The case intervened: the Americans, who did not approve of the idea of the struggle for Leros and decided to focus on operations in Italy, simply refused to give their allies aviation support. They moved most of their squadrons closer to the continent and, accordingly, away from the Dodecanese. Most importantly, the Americans took almost all of their fighter aircraft, so the British-Italian forces could not oppose the “dark clouds” of the Luftwaffe bombers, who made the main contribution to defeating the enemy. So Alistair Macklin, taking real events as a basis, added a little imagination and ... got a wonderful historical fighter. But the description of the powerful German 12-inch, or 305-mm guns, coupled with the radar guidance system, is quite true: a battery of two such guns could well send a heavy cruiser to the bottom of the third volley.
Sunny summer morning in a separate coastal artillery division deployed in the Novorossiysk region of the Novorossiysk region unexpectedly exploded with alarms. The enemy’s large amphibious assault force was approaching the Russian coast and was preparing to strike at the Novorossiysk-Hot Key line, threatening to block the Novorossiysk naval base. The decision of the fleet command matured quickly - to prevent the landing of enemy troops on the coast, using all available forces.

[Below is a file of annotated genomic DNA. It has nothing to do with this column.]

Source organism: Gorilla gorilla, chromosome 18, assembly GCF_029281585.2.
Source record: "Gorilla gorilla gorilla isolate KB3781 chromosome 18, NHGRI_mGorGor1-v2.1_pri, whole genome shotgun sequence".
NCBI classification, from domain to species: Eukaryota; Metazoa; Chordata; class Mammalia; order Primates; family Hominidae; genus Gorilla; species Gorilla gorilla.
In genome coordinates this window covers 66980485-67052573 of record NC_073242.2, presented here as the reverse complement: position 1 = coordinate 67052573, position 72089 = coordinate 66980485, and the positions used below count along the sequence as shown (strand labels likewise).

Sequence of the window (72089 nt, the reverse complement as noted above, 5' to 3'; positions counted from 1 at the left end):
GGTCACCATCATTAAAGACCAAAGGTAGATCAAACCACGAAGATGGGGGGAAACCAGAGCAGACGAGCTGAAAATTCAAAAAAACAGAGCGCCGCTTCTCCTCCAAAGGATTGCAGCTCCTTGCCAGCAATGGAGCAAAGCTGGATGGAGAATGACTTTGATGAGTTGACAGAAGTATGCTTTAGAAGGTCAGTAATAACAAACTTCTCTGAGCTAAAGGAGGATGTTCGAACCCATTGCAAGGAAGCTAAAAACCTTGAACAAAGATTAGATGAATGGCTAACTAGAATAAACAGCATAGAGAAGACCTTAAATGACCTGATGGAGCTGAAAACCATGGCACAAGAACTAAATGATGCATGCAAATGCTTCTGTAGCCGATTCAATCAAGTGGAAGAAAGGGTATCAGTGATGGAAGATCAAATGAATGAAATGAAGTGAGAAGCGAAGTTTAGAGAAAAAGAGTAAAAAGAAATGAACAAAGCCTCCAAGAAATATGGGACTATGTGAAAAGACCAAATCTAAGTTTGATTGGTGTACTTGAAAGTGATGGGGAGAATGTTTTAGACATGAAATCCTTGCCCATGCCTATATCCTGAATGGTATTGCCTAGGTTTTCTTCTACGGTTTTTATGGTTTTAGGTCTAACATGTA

The enemy was already anticipating an easy success, his soldiers were preparing to wash their boots in Russian waters, when suddenly hell broke loose around him. Suddenly, multimeter water sultans soared between the landing craft, and powerful steel hail of splinters riddled the decks and superstructures. The enemy landing was disrupted by the AK-222 “Bereg” coastal artillery complex. And although the enemy was conditional - a large group of targets played the role of an airborne detachment, self-propelled guns fired with real ammunition.
The “Bereg” complex is the quintessence of coastal defense artillery systems. Large caliber (130 millimeters), versatility in the objectives and used ammunition, the ability to work in any mode, up to fully automatic, high rate of fire and much more. The designers of the Volgograd CDB "Titan" and the workers of the Production Association "Barricades" located in the same place managed to create a complex that has no equal in the world.